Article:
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A bill to expand the pool of funds that school districts share with charter schools received preliminary approval from the Utah Senate on Thursday.
Sponsored by Draper Republican Sen. Howard Stephenson, the fully implemented bill would increase state funding for charters by roughly $40 million.
School districts would also see a corresponding increase in the local property tax revenue they are required to divert to the alternative schools.
Stephenson sponsored the proposal on behalf of the Charter School Funding Task Force, which met through the summer and fall to review the funding formulas for the state's public education system.
While state per-pupil expenses are relatively equal, independent of the type of school, Stephenson said a disparity in property tax distribution translates to charter students being underfunded by roughly $1,400.
"I hope that the Legislature will approve it," he said of his bill, SB38. "The task force spent a lot of time making sure that we were looking at this systematically, accurately and fairly."
At issue is the state's local replacement formula, which requires school districts to set aside one-fourth of a student's share of property tax revenue when that student enrolls in a charter school. The remaining three-fourths, based on statewide averages, is funded by the Legislature through the budget process.
School districts are allowed to exclude some budget areas from the local replacement calculation, like transportation, but Stephenson's bill would require them to factor in the funds spent on playgrounds and recreation when contributing to charter schools.
The bill would also help charters capture some of the $75 million tax increase approved by lawmakers last year, which was intended to better equalize school funding throughout the state.
"What we found is that there was a significant inequity in the funding we have been providing charter schools," Stephenson said.
Charters, while public, operate independently from the state's 41 school district and do not have taxing authority.
They tend to be smaller than their district counterparts, and often will forgo common school services like electives and extracurricular activities in order to focus on core or specialized subject areas.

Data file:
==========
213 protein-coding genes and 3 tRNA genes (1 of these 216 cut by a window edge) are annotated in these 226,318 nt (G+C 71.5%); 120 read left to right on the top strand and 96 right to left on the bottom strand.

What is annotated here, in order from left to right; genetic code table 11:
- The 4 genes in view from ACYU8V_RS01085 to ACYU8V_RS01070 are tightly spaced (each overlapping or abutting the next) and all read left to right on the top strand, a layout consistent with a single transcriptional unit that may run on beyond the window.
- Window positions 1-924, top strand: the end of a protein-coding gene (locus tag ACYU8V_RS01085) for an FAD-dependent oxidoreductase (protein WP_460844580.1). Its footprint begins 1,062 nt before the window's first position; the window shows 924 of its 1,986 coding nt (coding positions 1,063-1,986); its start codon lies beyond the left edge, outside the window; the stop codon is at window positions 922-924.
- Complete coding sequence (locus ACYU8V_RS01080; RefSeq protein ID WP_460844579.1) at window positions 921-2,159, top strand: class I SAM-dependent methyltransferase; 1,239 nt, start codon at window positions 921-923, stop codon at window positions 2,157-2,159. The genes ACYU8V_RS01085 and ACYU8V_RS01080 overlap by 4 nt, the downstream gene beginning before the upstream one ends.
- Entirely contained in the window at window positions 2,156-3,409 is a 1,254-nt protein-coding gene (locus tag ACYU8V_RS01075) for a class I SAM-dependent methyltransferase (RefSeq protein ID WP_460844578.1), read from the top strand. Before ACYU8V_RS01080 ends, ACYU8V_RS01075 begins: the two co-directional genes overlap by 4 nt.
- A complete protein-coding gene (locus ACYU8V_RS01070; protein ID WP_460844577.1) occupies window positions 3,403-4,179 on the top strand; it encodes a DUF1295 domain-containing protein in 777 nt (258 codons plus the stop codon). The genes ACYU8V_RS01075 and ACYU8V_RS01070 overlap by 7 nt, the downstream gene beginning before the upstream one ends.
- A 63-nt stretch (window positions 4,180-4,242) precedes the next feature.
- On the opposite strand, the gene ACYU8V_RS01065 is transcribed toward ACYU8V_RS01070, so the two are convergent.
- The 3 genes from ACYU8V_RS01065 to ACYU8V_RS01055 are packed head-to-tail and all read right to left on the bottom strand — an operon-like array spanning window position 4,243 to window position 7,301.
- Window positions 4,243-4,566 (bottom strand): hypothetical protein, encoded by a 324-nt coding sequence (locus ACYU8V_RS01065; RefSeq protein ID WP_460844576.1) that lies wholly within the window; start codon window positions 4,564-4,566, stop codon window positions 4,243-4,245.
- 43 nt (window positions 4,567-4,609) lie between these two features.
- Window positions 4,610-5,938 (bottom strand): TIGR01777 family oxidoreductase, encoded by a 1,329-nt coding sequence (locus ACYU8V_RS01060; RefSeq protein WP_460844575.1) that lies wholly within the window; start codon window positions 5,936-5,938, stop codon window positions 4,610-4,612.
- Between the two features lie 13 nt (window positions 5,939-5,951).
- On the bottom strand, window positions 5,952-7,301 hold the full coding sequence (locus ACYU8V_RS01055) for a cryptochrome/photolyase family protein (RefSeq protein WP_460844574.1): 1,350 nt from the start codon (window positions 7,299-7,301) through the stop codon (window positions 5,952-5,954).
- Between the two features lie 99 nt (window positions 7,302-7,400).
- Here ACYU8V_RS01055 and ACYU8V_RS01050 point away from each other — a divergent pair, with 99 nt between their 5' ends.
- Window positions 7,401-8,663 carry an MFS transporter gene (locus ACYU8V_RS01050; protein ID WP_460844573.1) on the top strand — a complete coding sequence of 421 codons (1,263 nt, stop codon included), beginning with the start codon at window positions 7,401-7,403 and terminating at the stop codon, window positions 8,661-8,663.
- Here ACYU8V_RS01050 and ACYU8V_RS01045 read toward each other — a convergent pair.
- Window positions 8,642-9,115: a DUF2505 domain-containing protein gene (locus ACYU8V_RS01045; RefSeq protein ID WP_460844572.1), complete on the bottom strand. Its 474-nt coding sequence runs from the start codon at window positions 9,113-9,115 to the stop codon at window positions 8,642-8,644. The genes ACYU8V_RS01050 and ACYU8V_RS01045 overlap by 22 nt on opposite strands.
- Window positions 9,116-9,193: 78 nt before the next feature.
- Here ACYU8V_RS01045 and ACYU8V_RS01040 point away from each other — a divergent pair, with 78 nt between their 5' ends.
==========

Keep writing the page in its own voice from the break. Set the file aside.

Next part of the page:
The different school types led to several comments on the Senate floor about what constitutes equitable funding, with lawmakers remarking that charters were never intended to receive the same funding levels as traditional public schools.
"There's lots of disagreement about what the figures are, whether [charters receive] more or less and how that is," said Logan Republican Sen. Lyle Hillyard. "I'm a 'no' vote on this until I've had a chance to look through the fiscal notes."
Salt Lake City Democratic Sen. Jim Dabakis described the bill as a "Sophie's choice" because it requires taking funding from one school to support another.
"I hate pitting our charter and public schools," he said. "I think it does bad things for our state and for education."
Sen. Deirdre Henderson, R-Spanish Fork, said she understands that a loss of local revenue creates consternation for school districts.
But she added that her own children attend charter schools, and she was "disturbed" by the argument that charters should operate with less funding.
Henderson previously served on the board of Mountain Heights Academy, an online charter school.
"This money is not going to charter schools. This money is going to students," she said. "The parents of charter school students pay taxes just like everybody else."
Stephenson, who sponsored the state's original charter school law, said there were never promises made that charters would operate with less funding than district schools.
He said his bill has been criticized as socialist, but added that the only thing worse than socialism is inequitable socialism.
"If we're going to have a socialized school system, let's at least make it equal for all students in our state."
The Senate voted 18-11 in favor of the bill, which requires an additional vote before moving to the House.